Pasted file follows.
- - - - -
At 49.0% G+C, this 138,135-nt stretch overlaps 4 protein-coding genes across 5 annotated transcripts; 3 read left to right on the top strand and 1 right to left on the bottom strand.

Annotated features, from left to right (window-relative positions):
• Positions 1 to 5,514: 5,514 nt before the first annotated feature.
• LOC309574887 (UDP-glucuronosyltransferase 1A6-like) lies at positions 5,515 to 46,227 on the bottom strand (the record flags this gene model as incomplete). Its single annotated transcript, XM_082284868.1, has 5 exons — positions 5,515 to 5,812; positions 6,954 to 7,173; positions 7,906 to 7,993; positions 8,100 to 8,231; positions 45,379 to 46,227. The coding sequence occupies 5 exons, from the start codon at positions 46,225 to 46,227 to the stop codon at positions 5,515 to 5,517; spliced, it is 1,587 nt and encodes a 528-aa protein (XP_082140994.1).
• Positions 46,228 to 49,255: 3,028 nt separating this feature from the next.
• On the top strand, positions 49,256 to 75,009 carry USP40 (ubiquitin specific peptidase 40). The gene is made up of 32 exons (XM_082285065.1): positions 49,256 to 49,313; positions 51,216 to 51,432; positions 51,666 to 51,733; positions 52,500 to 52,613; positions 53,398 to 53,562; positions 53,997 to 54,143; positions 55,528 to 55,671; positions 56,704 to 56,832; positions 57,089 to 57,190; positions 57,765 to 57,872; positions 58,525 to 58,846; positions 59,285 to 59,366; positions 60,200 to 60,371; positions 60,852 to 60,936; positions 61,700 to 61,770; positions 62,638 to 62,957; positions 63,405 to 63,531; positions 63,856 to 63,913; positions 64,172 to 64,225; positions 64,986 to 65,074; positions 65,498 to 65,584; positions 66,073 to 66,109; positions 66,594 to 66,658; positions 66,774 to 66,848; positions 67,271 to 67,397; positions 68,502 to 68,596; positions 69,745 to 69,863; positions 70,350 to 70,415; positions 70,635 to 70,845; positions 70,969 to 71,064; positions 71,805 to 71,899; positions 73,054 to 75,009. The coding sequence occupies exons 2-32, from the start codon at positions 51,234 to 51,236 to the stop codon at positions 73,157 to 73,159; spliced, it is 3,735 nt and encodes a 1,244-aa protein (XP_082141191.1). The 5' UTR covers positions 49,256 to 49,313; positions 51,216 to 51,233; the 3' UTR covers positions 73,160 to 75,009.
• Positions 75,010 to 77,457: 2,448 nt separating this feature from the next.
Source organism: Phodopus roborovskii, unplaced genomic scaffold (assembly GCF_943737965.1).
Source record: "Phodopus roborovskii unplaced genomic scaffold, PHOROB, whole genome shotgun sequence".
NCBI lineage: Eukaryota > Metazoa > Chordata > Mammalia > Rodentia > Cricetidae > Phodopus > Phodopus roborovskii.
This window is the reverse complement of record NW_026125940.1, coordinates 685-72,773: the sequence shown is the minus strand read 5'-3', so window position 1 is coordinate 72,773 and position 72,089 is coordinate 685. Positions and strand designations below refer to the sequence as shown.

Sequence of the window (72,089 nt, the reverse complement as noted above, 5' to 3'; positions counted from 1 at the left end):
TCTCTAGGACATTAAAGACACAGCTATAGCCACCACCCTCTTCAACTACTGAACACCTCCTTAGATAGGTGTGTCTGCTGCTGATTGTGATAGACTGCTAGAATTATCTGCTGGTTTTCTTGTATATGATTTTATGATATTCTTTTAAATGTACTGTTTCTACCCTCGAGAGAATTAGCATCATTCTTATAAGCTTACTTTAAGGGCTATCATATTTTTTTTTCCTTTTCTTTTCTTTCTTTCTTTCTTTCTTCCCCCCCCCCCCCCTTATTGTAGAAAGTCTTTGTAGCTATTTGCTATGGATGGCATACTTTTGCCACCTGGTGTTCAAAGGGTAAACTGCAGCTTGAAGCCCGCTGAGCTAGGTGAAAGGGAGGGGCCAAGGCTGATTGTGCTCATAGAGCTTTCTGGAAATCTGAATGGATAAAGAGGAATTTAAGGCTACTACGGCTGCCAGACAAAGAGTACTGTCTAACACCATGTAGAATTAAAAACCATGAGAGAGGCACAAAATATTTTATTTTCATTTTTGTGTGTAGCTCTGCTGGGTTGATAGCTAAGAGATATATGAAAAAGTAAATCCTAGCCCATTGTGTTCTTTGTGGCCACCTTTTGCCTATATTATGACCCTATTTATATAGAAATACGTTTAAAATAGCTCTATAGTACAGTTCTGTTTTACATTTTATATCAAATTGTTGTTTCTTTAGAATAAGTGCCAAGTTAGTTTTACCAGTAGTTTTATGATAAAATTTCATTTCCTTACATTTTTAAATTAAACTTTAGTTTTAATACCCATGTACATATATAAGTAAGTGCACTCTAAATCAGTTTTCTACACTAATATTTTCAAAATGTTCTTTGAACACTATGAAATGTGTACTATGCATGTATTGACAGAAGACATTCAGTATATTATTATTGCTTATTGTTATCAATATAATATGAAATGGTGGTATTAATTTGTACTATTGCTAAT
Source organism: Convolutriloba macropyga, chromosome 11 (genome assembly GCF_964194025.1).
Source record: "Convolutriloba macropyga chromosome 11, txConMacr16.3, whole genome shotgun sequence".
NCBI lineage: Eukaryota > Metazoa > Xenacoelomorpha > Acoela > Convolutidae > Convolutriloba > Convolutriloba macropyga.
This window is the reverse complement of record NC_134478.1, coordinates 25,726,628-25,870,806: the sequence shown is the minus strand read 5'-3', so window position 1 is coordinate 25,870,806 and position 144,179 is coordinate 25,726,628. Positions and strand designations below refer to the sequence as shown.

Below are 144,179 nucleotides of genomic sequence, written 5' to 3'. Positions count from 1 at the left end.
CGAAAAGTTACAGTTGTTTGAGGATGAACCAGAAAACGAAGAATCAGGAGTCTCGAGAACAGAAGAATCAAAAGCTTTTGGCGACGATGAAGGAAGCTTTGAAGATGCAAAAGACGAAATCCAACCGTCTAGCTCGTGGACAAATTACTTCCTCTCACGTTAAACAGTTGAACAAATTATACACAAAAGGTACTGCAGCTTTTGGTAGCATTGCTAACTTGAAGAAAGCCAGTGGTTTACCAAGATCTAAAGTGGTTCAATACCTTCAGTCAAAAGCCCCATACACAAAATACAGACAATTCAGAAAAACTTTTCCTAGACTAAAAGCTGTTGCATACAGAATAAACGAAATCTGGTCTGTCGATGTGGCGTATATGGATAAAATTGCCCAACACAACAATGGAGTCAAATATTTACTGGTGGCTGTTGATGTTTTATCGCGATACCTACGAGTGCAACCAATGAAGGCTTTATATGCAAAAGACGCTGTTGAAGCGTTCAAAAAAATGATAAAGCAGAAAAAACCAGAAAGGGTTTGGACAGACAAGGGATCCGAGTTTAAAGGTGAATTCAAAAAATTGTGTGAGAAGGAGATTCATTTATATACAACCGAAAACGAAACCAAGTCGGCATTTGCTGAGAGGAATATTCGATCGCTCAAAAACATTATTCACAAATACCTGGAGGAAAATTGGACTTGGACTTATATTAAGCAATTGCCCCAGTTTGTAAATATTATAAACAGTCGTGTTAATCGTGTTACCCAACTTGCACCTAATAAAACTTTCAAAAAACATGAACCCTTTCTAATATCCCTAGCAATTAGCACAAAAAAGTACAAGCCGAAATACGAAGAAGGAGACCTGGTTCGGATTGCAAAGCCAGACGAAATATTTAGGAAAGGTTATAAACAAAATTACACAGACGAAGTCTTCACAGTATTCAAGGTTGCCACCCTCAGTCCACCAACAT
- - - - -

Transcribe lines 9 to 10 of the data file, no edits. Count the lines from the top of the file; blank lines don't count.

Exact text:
Source record: "Phodopus roborovskii unplaced genomic scaffold, PHOROB, whole genome shotgun sequence".
NCBI lineage: Eukaryota > Metazoa > Chordata > Mammalia > Rodentia > Cricetidae > Phodopus > Phodopus roborovskii.